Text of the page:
BILLY HORSCHEL: No, pretty much Scott just -- my entire team the last week, couple weeks leading up to that, we were just trying to simplify it. Started working with a sports psychologist again, Bhrett McCabe. I just needed to clear my head a little bit, and Bhrett -- not that he was a lot about -- it was none about talking shots on the course. It was about what got me going, what got my confidence up, what triggered me to feel confident and everything. Try to get back to that mindset, that thinking.
And then (indiscernible) saying just, Hey, listen, this is what we need to do. You just need to focus on hitting the shot and simplifying it.
And then you have Scott, comes in, the closer, and, you know, just closes the deal type deal.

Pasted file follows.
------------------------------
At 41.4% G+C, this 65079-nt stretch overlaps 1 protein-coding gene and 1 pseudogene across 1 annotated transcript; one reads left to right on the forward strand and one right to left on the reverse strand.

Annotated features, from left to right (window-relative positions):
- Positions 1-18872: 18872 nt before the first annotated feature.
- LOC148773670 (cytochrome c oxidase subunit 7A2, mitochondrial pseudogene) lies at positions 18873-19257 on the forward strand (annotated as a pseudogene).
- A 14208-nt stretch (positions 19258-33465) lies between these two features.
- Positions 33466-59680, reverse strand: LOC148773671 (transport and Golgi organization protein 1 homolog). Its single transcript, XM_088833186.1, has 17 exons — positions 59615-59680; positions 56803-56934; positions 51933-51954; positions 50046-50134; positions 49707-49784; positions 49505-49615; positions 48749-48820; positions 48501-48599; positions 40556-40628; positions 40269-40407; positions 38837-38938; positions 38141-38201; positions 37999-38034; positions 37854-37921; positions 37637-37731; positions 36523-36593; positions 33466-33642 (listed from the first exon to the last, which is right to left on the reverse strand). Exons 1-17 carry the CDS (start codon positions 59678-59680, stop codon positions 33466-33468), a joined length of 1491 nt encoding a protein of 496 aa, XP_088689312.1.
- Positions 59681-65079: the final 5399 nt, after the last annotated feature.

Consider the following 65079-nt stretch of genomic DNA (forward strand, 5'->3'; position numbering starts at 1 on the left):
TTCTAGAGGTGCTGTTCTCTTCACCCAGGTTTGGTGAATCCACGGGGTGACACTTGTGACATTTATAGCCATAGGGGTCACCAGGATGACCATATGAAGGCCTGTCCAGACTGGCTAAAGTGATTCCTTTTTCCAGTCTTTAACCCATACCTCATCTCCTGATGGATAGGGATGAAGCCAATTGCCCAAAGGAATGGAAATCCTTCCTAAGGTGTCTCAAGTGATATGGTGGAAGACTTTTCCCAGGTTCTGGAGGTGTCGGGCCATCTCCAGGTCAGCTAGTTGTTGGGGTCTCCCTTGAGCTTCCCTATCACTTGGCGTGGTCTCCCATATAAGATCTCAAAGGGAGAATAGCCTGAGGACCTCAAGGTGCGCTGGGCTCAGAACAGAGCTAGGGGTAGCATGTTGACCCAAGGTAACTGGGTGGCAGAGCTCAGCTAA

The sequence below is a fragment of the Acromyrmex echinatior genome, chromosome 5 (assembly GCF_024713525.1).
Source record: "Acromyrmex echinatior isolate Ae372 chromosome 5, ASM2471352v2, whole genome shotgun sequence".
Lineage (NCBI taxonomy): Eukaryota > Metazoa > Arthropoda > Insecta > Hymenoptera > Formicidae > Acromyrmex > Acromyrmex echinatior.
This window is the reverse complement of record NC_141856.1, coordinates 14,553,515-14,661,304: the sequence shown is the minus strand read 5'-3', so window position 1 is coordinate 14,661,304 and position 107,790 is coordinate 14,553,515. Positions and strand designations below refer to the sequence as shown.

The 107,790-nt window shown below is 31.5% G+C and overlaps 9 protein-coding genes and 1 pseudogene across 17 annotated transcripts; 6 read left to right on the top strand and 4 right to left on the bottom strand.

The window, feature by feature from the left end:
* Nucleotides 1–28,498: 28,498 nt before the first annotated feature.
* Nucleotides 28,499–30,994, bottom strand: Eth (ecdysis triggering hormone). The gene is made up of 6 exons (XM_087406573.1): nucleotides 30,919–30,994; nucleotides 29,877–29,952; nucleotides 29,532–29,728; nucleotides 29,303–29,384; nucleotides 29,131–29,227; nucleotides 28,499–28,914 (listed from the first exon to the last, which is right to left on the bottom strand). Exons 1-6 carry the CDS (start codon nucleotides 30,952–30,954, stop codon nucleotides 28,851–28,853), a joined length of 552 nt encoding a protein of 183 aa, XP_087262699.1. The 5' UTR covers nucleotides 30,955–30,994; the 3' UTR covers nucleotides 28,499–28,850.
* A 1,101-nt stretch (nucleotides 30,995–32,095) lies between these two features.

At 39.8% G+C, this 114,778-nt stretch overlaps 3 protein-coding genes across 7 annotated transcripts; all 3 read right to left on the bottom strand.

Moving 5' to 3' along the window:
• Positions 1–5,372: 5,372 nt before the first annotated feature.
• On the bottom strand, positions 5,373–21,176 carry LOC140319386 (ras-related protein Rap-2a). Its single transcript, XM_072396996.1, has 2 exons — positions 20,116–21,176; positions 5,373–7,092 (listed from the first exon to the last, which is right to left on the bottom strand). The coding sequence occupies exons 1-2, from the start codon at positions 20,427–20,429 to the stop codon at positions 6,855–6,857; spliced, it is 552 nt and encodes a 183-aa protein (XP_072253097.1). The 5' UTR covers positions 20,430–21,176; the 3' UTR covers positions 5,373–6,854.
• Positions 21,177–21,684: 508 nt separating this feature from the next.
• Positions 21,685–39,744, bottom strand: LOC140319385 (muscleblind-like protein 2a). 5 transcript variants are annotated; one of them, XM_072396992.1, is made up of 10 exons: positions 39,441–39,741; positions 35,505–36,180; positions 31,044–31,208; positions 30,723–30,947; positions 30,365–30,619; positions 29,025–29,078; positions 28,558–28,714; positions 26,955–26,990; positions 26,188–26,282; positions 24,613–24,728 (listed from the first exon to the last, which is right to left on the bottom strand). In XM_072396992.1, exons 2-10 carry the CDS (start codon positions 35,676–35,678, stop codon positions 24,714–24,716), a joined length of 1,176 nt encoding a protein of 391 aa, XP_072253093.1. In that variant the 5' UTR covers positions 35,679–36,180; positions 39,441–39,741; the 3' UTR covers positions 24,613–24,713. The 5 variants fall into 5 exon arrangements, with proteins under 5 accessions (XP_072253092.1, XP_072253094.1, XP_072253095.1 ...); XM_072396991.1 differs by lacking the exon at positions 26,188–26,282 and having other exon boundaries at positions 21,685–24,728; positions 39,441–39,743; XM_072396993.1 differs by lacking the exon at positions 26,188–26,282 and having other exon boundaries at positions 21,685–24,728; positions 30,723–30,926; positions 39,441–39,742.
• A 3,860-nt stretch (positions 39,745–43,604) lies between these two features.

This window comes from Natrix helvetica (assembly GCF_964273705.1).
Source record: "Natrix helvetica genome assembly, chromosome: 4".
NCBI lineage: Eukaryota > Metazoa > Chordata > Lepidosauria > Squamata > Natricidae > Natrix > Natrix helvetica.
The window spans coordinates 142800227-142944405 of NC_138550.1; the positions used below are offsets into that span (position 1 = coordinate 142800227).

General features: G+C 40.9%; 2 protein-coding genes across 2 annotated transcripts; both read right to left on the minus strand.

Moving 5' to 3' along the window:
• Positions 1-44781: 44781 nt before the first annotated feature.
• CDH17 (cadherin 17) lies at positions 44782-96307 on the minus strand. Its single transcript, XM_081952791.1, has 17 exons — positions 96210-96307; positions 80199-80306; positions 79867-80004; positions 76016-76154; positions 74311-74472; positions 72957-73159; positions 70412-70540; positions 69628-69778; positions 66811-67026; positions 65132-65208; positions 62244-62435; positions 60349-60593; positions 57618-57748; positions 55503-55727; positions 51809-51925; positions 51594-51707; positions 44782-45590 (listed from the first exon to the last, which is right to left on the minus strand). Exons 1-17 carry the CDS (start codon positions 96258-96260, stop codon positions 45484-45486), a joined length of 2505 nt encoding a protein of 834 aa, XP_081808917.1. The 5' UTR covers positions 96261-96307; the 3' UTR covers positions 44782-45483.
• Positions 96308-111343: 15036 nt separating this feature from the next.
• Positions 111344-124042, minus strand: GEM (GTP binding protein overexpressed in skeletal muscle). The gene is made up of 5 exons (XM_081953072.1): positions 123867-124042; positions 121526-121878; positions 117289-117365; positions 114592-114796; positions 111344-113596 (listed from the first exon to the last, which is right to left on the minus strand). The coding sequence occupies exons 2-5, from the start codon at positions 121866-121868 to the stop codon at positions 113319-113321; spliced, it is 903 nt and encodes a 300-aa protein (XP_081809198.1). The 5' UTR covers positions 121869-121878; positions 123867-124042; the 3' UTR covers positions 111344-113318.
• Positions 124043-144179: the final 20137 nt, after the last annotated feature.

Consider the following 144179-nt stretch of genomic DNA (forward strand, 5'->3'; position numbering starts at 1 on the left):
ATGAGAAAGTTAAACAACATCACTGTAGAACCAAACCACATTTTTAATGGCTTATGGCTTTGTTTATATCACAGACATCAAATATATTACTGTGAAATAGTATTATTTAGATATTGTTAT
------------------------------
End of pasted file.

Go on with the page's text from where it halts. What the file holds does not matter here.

Pretty much it's just the same thing that my team has been telling me for the last month. You know, I was able to just go out there and...
SCOTT PIERCY: I got to simplify it for Billy, because he's like, Hey, is it good here? Is it good here? Is it good here? Hey, what about this?
You're like, No, just go hit the draw. Go hit your draw. You can hit the draw, okay? Go hit your draw. And so, like for me, I think it calms his mind a little bit. Just instead of being technical and the perfectionist that he says he is, just kind of open the gap of margin. Give himself a little more margin.
He's played pretty well the last three weeks, so...
Q. Billy, you shot 73 Friday in alternate; what was the difference today? How much did yesterday kind of set it up? Does that kind of wipe out Friday?
BILLY HORSCHEL: Yeah, I mean, we started off Friday -- today just like we did Friday, birdie/birdie, and then I decided today not to hit the ball in the water on No. 3 on purpose.
And then we just decided not to double No.4, too, on top of that.